Count behavior #201

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merged 3 commits into from Mar 30, 2011

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jmileham commented Mar 4, 2011

Hello, this may be the wrong forum for a patch like this, but Lighthouse isn't accepting my wordy writeup due to apparent spamminess, so I'm submitting it as a pull request instead. Let me know if I'm out of line.

This patch is related to:

https://rails.lighthouseapp.com/projects/8994-ruby-on-rails/tickets/5060

I've got a different approach to the problem that seems (to me) to be more semantically "correct" and has some performance bennies as well.

I propose changing the semantics to make :limit and :offset happen before count, which makes them consistent with the other ActiveRecord aggregate calculations -- e.g. sum(:limit => foo) operates only on the limited rows.

If we do that, then there are two performance wins:

  1. If the app developer desires a count of a limited set (e.g. the number of records that will be shown on the next page) of a ginormous table, they won't have to choose between instantiating the records (to use Array#length) and having the database count every row in the table that matches before returning. With this approach, the database will shortcut its count as soon as it collects offset + limit rows.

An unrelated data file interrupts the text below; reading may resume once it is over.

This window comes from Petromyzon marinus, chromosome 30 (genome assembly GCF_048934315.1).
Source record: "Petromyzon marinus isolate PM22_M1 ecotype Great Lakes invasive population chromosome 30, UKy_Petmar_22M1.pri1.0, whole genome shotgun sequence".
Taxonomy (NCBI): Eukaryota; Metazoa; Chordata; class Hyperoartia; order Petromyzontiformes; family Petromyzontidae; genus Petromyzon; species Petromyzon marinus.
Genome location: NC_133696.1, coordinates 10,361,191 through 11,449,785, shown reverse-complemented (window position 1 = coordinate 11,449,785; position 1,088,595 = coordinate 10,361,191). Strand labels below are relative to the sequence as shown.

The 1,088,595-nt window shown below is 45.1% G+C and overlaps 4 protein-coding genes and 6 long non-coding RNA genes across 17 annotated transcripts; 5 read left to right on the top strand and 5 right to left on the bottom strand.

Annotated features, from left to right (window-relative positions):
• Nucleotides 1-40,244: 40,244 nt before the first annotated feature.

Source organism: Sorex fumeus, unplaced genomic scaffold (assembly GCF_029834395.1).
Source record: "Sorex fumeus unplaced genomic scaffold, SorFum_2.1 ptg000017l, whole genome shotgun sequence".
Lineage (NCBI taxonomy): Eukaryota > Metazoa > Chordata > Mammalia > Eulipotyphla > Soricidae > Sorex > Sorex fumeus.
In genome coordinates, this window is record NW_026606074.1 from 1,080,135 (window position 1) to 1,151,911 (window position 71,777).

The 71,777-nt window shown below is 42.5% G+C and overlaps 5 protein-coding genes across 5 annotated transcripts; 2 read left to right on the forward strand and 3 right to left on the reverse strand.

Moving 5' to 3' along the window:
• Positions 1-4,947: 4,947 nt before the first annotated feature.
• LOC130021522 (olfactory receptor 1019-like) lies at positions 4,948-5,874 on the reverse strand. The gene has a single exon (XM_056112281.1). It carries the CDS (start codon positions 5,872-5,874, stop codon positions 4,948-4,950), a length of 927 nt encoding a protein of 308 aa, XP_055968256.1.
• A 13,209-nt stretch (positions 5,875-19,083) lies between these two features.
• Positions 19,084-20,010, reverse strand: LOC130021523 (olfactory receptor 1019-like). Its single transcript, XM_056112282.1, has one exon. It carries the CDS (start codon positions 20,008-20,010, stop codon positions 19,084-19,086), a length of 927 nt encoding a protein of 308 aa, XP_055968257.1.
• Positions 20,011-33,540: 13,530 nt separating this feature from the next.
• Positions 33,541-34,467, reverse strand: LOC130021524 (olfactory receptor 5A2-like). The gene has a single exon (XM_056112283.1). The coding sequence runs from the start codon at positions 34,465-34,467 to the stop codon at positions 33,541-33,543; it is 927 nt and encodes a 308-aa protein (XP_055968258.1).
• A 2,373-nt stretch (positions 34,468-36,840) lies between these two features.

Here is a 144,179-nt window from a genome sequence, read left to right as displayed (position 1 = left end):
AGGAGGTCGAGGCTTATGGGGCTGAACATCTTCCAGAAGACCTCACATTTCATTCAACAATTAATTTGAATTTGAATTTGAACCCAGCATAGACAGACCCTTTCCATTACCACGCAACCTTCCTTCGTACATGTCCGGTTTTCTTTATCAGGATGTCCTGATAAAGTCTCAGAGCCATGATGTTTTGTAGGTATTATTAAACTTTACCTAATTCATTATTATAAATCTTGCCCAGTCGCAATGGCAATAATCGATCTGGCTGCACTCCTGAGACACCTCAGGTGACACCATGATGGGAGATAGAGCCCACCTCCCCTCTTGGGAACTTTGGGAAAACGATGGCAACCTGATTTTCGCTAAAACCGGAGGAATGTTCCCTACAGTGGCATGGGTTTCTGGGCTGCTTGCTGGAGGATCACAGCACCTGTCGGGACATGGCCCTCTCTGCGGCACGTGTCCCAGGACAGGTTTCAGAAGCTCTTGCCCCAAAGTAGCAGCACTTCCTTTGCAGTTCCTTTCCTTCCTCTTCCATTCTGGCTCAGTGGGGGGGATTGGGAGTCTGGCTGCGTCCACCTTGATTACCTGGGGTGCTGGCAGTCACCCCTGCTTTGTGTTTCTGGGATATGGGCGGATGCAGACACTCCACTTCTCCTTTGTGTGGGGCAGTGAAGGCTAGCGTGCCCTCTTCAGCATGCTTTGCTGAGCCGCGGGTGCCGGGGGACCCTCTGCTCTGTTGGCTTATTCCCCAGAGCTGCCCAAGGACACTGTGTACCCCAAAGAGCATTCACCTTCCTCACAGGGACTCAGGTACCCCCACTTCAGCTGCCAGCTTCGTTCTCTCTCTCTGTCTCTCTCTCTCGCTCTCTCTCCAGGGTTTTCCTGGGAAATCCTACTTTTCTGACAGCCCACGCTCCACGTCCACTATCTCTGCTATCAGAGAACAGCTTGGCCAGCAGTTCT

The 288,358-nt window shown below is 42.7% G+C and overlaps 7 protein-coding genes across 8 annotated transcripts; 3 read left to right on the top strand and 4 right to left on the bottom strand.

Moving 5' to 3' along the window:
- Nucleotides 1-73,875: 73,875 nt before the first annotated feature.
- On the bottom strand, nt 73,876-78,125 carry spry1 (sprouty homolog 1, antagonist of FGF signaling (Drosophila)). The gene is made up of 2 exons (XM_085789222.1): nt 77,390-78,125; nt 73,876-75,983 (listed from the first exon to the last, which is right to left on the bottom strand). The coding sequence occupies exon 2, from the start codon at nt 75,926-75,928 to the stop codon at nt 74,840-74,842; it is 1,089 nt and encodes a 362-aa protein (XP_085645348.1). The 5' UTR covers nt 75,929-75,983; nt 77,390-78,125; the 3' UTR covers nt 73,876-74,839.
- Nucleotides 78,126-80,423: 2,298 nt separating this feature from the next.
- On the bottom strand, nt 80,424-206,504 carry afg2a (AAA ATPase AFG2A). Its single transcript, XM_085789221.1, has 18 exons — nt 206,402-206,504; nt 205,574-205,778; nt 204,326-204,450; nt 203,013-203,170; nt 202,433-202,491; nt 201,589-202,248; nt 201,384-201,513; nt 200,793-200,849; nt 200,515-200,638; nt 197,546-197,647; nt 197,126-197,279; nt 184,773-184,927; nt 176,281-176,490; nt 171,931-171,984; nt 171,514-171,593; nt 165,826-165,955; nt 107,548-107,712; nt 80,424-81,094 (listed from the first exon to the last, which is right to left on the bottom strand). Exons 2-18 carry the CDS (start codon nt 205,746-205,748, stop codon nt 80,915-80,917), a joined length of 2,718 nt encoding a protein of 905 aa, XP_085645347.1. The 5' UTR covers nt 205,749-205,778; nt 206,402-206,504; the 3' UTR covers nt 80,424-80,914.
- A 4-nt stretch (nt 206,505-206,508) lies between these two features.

2. If an app ever does a count(:limit => 0) in some corner case, we don't have to hit the database at all. We can just return zero.

As well as the fact that then count == length == size, so this issue is resolved.

Attached is a patch that implements what I described. Note that I also changed the tests for issue 6268, as if this approach is acceptable, those constraints would no longer apply.

On the "why'd he do that?" side of things, since Arel doesn't support subqueries, there's some trickery to make that happen in calculations.build_count_subquery. I'd really like to be able to do this inside Arel, but it appears that's not possible right now. Given that relational algebra doesn't define limit and offset, Arel could alternatively change the behavior of its own count operation for future versions in a similar way without opening the floodgates to generic subqueries.

Admittedly this patch is pretty edgy because of the Arel workaround, so even if you buy the semantic change, I could see wanting to change the behavior at the Arel layer instead. I just wanted to submit this as a proof of concept (all tests pass on the 4 default DB drivers) and see what people think. Likewise, there may be legitimate reasons that this approach isn't desirable. Please let me know what you think and I'll be glad to move the ball forward.

Thanks,
-john

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amatsuda commented Mar 10, 2011

+1 for this approach. Works perfectly for me (with my own pagination library).

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pixeltrix commented Mar 12, 2011

-1 on this from me. Doing the count on a subquery forces the database to do full scan of the subquery. This can be very slow even on quite small datasets (e.g. my MacBook to 0.5 seconds to do the query 'SELECT COUNT(*) FROM (SELECT * FROM products LIMIT 500 OFFSET 0) AS t' where the products table contains 3000 records).